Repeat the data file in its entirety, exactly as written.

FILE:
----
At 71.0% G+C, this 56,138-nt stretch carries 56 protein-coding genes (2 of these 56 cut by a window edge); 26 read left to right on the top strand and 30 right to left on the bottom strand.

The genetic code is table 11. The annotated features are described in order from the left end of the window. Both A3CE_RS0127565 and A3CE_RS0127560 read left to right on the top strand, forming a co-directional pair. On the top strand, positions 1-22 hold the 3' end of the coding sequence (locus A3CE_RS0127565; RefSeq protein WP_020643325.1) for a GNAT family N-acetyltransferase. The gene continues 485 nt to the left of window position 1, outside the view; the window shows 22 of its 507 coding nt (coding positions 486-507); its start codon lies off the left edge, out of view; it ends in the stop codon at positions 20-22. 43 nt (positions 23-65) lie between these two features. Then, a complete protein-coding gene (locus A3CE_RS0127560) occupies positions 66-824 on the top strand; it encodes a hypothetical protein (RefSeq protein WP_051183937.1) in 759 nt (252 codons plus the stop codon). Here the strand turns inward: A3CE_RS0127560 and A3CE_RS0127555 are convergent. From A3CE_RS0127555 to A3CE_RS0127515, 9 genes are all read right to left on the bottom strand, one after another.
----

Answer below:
At 71.0% G+C, this 56,138-nt stretch carries 56 protein-coding genes (2 of these 56 cut by a window edge); 26 read left to right on the top strand and 30 right to left on the bottom strand.

The genetic code is table 11. The annotated features are described in order from the left end of the window. Both A3CE_RS0127565 and A3CE_RS0127560 read left to right on the top strand, forming a co-directional pair. On the top strand, positions 1-22 hold the 3' end of the coding sequence (locus A3CE_RS0127565; RefSeq protein WP_020643325.1) for a GNAT family N-acetyltransferase. The gene continues 485 nt to the left of window position 1, outside the view; the window shows 22 of its 507 coding nt (coding positions 486-507); its start codon lies off the left edge, out of view; it ends in the stop codon at positions 20-22. 43 nt (positions 23-65) lie between these two features. Then, a complete protein-coding gene (locus A3CE_RS0127560) occupies positions 66-824 on the top strand; it encodes a hypothetical protein (RefSeq protein WP_051183937.1) in 759 nt (252 codons plus the stop codon). Here the strand turns inward: A3CE_RS0127560 and A3CE_RS0127555 are convergent. From A3CE_RS0127555 to A3CE_RS0127515, 9 genes are all read right to left on the bottom strand, one after another.